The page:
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Looking into a crystal ball
New books examine global travel trendsBy Im Eun-byel
Published : Jan. 30, 2021 - 16:01
Like all others around the world, Korea’s tourism industry is facing perhaps the worst crisis in history due to the travel restrictions brought on by the COVID-19 pandemic.
According to a recent survey of 500 tourism businesses by the Korea Culture and Tourism Institute, 97.6 percent saw a drop in sales from January to September, year-on-year. The average drop in sales reached 66.6 percent.
To support the beleaguered industry, the state-run organization has published two books that highlight global trends in tourism.
For “World Tourism Trend Insight 2021” (unofficial translation), the KTO’s employees at branches around the globe wrote about travel trends in the countries where they are posted.
According to the KTO, the book includes examples that offer realistic ideas that could be implemented locally, and suggests new ways of thinking about tourism. It consists of five chapters that highlight global tourism trends, including eco-friendly tourism, wellness tourism, urban regeneration and more.
Employees at the KTO’s branch in Sydney, Australia cover eco-tourism, while those from the Los Angeles branch wrote about road trips. The organization’s outpost in Hong Kong contributed a section about the local culinary scene and the team in New Delhi covered Indian yoga practices.
New York’s subways and subway stations are introduced as tourism spots, along with the night markets in Bangkok, Thailand, indoor-skiing in Bejing, China and dark tourism in Hanoi, Vietnam.
Another book, “Night Tour Trends Overseas at a Glance,” (unofficial translation), makes the case that night tourism can provide a new breakthrough for the travel industry, which took a major blow from the prolonged virus pandemic.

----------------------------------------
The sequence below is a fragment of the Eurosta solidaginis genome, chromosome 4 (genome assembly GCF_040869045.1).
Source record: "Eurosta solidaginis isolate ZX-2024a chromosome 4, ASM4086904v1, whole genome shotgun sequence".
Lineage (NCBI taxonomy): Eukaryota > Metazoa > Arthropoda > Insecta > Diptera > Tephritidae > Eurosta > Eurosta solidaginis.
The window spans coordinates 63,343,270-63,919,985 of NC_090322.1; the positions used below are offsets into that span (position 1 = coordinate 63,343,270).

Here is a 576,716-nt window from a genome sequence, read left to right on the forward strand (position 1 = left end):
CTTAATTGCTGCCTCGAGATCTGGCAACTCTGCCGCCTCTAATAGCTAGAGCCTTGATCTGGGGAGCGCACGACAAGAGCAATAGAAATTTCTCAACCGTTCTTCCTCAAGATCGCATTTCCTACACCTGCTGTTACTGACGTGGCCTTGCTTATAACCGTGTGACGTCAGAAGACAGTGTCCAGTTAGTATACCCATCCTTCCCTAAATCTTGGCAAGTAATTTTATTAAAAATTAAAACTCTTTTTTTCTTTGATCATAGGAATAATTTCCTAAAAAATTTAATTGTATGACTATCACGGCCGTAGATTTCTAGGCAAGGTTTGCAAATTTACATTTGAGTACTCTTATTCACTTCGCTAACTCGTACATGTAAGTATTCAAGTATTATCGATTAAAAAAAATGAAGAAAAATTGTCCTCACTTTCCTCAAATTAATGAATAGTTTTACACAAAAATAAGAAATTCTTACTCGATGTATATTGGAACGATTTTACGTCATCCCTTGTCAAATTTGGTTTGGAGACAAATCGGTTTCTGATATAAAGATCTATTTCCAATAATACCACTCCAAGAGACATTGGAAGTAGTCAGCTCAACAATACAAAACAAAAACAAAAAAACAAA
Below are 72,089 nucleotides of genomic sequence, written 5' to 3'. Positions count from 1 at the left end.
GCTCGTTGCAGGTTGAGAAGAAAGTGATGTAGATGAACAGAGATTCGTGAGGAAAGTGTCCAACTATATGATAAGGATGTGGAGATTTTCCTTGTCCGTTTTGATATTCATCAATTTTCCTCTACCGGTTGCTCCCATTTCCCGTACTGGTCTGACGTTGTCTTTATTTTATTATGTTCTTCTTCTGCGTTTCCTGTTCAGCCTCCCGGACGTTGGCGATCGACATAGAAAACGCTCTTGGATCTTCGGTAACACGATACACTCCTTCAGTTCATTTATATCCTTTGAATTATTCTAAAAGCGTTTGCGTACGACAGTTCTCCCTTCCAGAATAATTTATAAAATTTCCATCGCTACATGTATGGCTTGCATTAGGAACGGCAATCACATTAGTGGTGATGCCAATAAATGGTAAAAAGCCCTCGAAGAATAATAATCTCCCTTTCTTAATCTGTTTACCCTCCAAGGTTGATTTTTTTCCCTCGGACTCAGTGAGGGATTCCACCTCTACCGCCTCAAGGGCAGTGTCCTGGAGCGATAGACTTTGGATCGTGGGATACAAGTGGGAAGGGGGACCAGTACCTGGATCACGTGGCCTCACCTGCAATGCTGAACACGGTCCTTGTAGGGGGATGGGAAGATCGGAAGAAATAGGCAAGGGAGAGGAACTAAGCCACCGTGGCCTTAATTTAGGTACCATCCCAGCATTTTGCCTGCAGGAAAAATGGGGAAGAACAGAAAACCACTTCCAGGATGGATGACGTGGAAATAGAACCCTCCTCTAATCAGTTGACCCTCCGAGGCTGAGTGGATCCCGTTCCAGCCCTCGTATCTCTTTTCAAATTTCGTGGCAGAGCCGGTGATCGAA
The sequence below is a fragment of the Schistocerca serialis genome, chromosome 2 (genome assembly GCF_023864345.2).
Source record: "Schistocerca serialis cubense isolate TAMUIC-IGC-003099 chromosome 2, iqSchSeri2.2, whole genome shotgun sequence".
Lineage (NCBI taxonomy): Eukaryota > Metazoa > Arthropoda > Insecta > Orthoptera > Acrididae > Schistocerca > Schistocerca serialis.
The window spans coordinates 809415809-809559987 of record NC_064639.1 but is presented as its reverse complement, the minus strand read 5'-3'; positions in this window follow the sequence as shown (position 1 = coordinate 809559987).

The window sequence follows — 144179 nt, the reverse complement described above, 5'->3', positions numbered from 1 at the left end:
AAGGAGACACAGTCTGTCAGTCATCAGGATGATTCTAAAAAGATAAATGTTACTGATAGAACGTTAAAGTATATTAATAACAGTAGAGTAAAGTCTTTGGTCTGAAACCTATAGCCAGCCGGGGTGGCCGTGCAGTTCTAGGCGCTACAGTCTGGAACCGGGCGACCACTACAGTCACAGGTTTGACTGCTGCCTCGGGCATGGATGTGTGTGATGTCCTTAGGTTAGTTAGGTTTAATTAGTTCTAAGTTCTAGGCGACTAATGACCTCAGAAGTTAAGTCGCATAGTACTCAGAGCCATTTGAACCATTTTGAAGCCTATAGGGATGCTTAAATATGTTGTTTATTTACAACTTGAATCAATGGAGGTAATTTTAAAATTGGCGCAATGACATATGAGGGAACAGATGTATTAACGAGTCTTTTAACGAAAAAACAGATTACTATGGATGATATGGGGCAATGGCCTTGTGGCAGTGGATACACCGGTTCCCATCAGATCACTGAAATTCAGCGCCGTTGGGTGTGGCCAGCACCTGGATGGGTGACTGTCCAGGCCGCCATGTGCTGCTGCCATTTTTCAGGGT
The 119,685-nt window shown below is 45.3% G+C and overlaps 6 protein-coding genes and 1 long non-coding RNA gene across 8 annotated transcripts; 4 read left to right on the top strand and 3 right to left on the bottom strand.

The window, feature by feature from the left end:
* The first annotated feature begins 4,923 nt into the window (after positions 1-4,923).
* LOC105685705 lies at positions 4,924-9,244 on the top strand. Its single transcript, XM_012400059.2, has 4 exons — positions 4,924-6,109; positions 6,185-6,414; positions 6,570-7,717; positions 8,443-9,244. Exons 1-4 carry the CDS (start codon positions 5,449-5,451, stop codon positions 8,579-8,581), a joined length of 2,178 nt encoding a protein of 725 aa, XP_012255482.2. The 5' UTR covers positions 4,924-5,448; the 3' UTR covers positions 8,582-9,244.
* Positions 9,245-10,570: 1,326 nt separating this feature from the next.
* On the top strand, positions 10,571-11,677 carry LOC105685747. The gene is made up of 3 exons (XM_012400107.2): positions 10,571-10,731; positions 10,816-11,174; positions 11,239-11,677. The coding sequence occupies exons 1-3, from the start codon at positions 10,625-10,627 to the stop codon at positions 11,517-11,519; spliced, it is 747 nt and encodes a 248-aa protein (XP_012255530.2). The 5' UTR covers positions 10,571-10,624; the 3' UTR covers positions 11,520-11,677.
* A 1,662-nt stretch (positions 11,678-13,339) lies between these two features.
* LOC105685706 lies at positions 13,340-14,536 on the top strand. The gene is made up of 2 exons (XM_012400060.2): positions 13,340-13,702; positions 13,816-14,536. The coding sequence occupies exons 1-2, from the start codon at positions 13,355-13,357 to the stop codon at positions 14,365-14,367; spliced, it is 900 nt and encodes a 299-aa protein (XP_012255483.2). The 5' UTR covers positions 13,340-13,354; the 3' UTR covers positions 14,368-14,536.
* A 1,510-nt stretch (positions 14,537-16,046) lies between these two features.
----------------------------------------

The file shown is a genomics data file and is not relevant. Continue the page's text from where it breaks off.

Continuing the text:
According to the KTO, support from local communities, local authorities and the government is necessary for the tourism industry. This conclusion was reached by examining examples where a city’s history, tradition, culture and even nature are all used as night tourism spots.
The book introduces the latest night tour trends across the globe, from a light and sound show in New Delhi, India; a “Swan Lake” performance in Vladivostok, Russia; Diner en Blanc in Paris; lanterns in Hanoi, Vietnam; and Milky Way watching in Ulaanbaatar, Mongolia.
“Countries around the world are working on developing new tourism content that can adapt to the big changes that coronavirus has brought,” Jin Jong-wha, director at KTO‘s International Tourism Strategy Team, said.
“We hope these books can help the tourism industry and related authorities who are thinking about new ways of traveling,” the director said.
The two books are available both online and at bookstores. “World Tourism Trend Insight 2021” and “Night Tour Trends Overseas at a Glance” are priced at 16,000 won and 14,000 won, respectively.
By Im Eun-byel (firstname.lastname@example.org)
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